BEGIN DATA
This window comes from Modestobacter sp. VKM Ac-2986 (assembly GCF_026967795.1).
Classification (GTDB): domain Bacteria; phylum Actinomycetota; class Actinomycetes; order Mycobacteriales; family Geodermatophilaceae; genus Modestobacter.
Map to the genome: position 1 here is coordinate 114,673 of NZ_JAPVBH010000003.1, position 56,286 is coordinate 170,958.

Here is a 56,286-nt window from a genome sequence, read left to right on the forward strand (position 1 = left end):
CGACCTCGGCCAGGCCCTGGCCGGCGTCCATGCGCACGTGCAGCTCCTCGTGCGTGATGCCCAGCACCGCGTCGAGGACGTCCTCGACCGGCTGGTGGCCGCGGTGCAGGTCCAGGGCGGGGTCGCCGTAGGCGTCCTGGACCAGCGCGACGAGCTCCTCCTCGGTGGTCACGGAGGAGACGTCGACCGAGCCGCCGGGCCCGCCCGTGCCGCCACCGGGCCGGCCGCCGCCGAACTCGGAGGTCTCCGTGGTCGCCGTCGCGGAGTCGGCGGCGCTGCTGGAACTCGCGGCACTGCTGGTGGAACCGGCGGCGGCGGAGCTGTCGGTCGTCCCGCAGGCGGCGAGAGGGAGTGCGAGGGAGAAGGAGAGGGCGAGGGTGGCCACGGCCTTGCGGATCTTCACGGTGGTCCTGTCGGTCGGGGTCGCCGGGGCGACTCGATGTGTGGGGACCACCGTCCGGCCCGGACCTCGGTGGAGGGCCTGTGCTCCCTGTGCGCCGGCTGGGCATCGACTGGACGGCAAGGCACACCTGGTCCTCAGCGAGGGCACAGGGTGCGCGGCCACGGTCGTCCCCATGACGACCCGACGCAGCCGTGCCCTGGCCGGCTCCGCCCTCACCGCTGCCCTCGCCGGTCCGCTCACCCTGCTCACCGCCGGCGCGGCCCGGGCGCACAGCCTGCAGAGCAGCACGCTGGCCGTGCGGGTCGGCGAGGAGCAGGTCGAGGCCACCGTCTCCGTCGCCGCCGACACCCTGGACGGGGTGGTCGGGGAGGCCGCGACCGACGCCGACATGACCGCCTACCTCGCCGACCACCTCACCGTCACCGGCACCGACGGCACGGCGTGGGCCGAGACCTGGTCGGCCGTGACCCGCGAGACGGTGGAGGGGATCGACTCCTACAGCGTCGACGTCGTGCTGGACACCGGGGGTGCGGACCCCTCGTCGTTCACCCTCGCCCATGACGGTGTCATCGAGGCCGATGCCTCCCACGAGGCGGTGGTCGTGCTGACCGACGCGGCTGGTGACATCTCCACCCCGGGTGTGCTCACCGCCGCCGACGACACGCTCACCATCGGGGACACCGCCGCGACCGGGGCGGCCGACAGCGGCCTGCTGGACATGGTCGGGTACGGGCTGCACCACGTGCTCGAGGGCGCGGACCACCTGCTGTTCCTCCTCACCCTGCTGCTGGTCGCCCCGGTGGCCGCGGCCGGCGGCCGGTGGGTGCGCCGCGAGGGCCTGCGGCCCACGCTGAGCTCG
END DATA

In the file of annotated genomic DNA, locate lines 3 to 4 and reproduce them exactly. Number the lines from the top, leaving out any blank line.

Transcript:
Map to the genome: position 1 here is coordinate 114,673 of NZ_JAPVBH010000003.1, position 56,286 is coordinate 170,958.

Here is a 56,286-nt window from a genome sequence, read left to right on the forward strand (position 1 = left end):